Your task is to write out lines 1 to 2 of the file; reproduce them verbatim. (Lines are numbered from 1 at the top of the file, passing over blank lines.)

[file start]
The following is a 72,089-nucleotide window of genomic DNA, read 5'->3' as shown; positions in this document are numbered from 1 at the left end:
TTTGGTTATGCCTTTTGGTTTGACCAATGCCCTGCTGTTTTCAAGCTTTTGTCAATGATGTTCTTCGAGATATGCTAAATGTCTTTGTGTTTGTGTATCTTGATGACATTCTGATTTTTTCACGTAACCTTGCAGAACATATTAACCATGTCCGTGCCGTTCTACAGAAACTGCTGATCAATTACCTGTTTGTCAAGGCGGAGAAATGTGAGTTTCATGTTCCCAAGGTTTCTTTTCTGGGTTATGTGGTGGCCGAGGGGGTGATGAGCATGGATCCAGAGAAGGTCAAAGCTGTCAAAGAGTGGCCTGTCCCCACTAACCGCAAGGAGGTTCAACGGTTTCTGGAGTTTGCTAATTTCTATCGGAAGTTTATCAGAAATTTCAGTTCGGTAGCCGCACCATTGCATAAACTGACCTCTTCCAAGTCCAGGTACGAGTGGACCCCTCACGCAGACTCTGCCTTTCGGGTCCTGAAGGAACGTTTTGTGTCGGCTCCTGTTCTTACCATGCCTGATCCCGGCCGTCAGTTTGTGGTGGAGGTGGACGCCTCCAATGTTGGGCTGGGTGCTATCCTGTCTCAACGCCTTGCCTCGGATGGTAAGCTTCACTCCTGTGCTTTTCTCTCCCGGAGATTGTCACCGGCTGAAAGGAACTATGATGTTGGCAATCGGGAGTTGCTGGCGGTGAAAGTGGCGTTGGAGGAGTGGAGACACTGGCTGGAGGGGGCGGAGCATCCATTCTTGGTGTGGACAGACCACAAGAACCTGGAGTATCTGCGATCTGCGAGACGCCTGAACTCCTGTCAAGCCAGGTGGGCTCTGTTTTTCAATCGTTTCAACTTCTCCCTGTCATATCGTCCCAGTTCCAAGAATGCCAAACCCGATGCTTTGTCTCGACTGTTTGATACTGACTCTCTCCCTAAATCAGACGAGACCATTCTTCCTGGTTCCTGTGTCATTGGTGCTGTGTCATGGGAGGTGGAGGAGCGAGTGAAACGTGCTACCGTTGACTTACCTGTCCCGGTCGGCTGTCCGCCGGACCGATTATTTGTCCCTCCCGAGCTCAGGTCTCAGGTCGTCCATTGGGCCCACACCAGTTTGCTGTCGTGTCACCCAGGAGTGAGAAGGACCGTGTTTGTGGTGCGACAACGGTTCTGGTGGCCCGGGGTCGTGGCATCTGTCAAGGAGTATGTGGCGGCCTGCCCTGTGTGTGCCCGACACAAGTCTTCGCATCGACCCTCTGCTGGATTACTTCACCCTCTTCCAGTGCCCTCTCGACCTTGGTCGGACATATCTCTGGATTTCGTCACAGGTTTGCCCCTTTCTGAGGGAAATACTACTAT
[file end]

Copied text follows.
The following is a 72,089-nucleotide window of genomic DNA, read 5'->3' as shown; positions in this document are numbered from 1 at the left end:
TTTGGTTATGCCTTTTGGTTTGACCAATGCCCTGCTGTTTTCAAGCTTTTGTCAATGATGTTCTTCGAGATATGCTAAATGTCTTTGTGTTTGTGTATCTTGATGACATTCTGATTTTTTCACGTAACCTTGCAGAACATATTAACCATGTCCGTGCCGTTCTACAGAAACTGCTGATCAATTACCTGTTTGTCAAGGCGGAGAAATGTGAGTTTCATGTTCCCAAGGTTTCTTTTCTGGGTTATGTGGTGGCCGAGGGGGTGATGAGCATGGATCCAGAGAAGGTCAAAGCTGTCAAAGAGTGGCCTGTCCCCACTAACCGCAAGGAGGTTCAACGGTTTCTGGAGTTTGCTAATTTCTATCGGAAGTTTATCAGAAATTTCAGTTCGGTAGCCGCACCATTGCATAAACTGACCTCTTCCAAGTCCAGGTACGAGTGGACCCCTCACGCAGACTCTGCCTTTCGGGTCCTGAAGGAACGTTTTGTGTCGGCTCCTGTTCTTACCATGCCTGATCCCGGCCGTCAGTTTGTGGTGGAGGTGGACGCCTCCAATGTTGGGCTGGGTGCTATCCTGTCTCAACGCCTTGCCTCGGATGGTAAGCTTCACTCCTGTGCTTTTCTCTCCCGGAGATTGTCACCGGCTGAAAGGAACTATGATGTTGGCAATCGGGAGTTGCTGGCGGTGAAAGTGGCGTTGGAGGAGTGGAGACACTGGCTGGAGGGGGCGGAGCATCCATTCTTGGTGTGGACAGACCACAAGAACCTGGAGTATCTGCGATCTGCGAGACGCCTGAACTCCTGTCAAGCCAGGTGGGCTCTGTTTTTCAATCGTTTCAACTTCTCCCTGTCATATCGTCCCAGTTCCAAGAATGCCAAACCCGATGCTTTGTCTCGACTGTTTGATACTGACTCTCTCCCTAAATCAGACGAGACCATTCTTCCTGGTTCCTGTGTCATTGGTGCTGTGTCATGGGAGGTGGAGGAGCGAGTGAAACGTGCTACCGTTGACTTACCTGTCCCGGTCGGCTGTCCGCCGGACCGATTATTTGTCCCTCCCGAGCTCAGGTCTCAGGTCGTCCATTGGGCCCACACCAGTTTGCTGTCGTGTCACCCAGGAGTGAGAAGGACCGTGTTTGTGGTGCGACAACGGTTCTGGTGGCCCGGGGTCGTGGCATCTGTCAAGGAGTATGTGGCGGCCTGCCCTGTGTGTGCCCGACACAAGTCTTCGCATCGACCCTCTGCTGGATTACTTCACCCTCTTCCAGTGCCCTCTCGACCTTGGTCGGACATATCTCTGGATTTCGTCACAGGTTTGCCCCTTTCTGAGGGAAATACTACTAT